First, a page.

You need to brake in the pads correctly. i like to find an empty school parking lot. A big one and accelerate to about 80mph and then brake hard down to about ten mph and repeat until I can smell the brakes. I then drive around and let the brakes cool. i do not use the brakes. I repeat 80 to 10mph until I can smell the brakes and then let them cool off. And repeat and repeat to the brakes no longer smell and the pedal doesn't get hard from off gassing brake fade. Remember to let the brakes cool off before using them. Do not engage the parking brake until you have driven for about 20 minutes to allow things to cool off. You do not ever want to come to a complete stop.

Check the caliper seals in the front and rear to make sure they weren't damaged by the heat.

Your wheels may have an effect on brake cooling. The more open the design the better. You want air flow. I could get my front rotors glowing red at Summit Point in my E30M3 when it was stock with better pads, stainless steel lines and better fluid. ATe Gold is good enough. Ford heavy Duty is another decent fluid for performance use.

Always remember when changing brake pads to pump or use the brakes while car is standing still to seat everything. If you don't you may not be able to stop. And that is fun.

Fred
Thanks Fred,

I'm a BMW tech so I'm familiar with most of this. I wasn't aware of cracking rotors, some of the M cars use them but I've never heard of them cracking. I'll just go with stock rotors upgraded pads and maybe some braided lines. I'm already using Dot4 fluid, but it's time for a flush, maybe I'll go to 5.1.
 

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Although I don't have any experience with them on my Element I have Hawk HPS pads on my autocross Mazda Miata and when it comes time for pads on the Element that is what it is going to get. They are Hawk's High Performance Street pad and at least two BSP BMW M3's at the Solo Nationals were using them. Hawk's next step up is the HP+ which is more of a race pad but is said to eat rotors. Of course in autocross brakes are not too important but when you need them you need them right now.:) It's the same on the street.
 

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Discussion Starter #7
I went with a set of Brembo OEM style rotors and Hawk hps street pads. I'm doing front and rear all in one shot. I got an amazing deal on rotors through my work. $125 for all 4!!!!!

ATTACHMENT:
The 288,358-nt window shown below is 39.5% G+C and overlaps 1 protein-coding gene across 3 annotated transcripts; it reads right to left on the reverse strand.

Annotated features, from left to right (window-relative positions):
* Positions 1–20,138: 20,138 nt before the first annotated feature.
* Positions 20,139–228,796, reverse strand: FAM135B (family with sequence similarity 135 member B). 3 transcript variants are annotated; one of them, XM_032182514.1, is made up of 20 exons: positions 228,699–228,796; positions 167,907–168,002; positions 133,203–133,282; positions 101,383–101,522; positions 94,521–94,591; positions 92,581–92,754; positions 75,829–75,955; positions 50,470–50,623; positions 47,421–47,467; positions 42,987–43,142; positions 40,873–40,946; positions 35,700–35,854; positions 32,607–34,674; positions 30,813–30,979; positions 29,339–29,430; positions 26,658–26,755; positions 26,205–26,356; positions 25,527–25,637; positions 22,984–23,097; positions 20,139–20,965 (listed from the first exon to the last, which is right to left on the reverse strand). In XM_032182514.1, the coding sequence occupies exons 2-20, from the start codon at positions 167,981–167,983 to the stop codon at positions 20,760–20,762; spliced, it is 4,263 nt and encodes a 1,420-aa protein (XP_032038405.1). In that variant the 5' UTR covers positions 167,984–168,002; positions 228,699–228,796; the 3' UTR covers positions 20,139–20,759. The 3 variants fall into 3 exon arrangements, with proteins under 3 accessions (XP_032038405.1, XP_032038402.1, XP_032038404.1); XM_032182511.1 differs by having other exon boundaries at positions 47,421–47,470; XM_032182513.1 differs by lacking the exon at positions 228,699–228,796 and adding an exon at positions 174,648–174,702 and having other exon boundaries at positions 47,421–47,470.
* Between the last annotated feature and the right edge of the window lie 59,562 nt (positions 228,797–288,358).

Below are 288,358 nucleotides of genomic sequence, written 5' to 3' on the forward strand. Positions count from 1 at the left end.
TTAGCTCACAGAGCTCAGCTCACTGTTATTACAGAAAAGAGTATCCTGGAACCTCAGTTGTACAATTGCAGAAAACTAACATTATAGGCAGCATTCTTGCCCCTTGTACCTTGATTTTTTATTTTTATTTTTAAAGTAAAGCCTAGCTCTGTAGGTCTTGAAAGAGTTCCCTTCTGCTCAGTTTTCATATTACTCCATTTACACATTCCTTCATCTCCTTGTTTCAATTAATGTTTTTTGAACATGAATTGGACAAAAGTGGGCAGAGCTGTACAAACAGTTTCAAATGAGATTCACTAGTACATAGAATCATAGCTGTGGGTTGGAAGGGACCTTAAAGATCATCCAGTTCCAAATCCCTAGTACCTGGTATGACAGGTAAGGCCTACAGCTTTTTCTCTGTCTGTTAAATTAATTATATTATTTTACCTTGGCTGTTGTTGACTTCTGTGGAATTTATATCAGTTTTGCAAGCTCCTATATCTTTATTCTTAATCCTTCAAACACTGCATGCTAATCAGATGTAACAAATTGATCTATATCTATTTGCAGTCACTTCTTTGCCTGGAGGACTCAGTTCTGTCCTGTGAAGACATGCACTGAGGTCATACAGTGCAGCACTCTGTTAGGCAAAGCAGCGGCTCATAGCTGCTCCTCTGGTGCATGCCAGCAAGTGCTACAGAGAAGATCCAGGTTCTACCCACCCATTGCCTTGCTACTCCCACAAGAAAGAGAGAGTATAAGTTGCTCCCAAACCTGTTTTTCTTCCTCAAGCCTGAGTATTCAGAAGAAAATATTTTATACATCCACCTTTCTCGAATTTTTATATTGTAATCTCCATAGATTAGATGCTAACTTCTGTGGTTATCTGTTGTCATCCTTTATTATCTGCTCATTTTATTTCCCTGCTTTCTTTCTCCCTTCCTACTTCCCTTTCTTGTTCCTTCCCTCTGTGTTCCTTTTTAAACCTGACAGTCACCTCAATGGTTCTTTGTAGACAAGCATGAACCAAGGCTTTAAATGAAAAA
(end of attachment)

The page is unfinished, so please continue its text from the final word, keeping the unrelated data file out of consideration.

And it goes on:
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My Element has all stock parts but on my Civic I have the following:

  • Brembo blank rotors
  • Axxis Ultimate pads
  • Brembo drums
  • OEM Honda shoes
  • ATE Super Blue fluid (same as the gold coloured ATE TYP 200)
  • OEM lines

The difference between the stock brakes and the Brembo/Axxis combo was amazing when I made the upgrade. Took my Civic to Dunnville Autodrome last August for it's first ever lapping day and had a full and firm pedal every single lap all day long.

I think you're going to like the HPS pads. Maybe when your next set come due, give the Axxis Ultimates a try. Lots of guys on the Honda performance forums run them for street and track use and love them. I know I sure do.
 

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Ditch the backing plates

If you can. Or cut away what you don't need. They prevent water from getting on the brakes. Brake cooling is the most important thing.

You may also want to try using brake temp paint to check temps.

Except for pads, brake fluid, lines I use the stock brakes on my E30M3.
The most important upgrade for the brakes was a brake cooling system.
Same on my 02 which is faster than my M3.

When searching for a pad remember to use pad shape since a manufacture may care the same pad for an Accord or whatever and not the Element.

Fred
 

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Discussion Starter #10
thanks guys. I'll look into modding the backing plates, but I most likely will not remove them. My car is a daily driver so I really don't want to leave the backing plates off for fear something may happen. I go on a LOT of roadtrips in the summer so I really don't want to get stranded somewhere far away.

I'll most likely upgrade the lines soon and replace the fluid with 5.1.

for now I'll just flush it again with dot 4 when I do the brakes.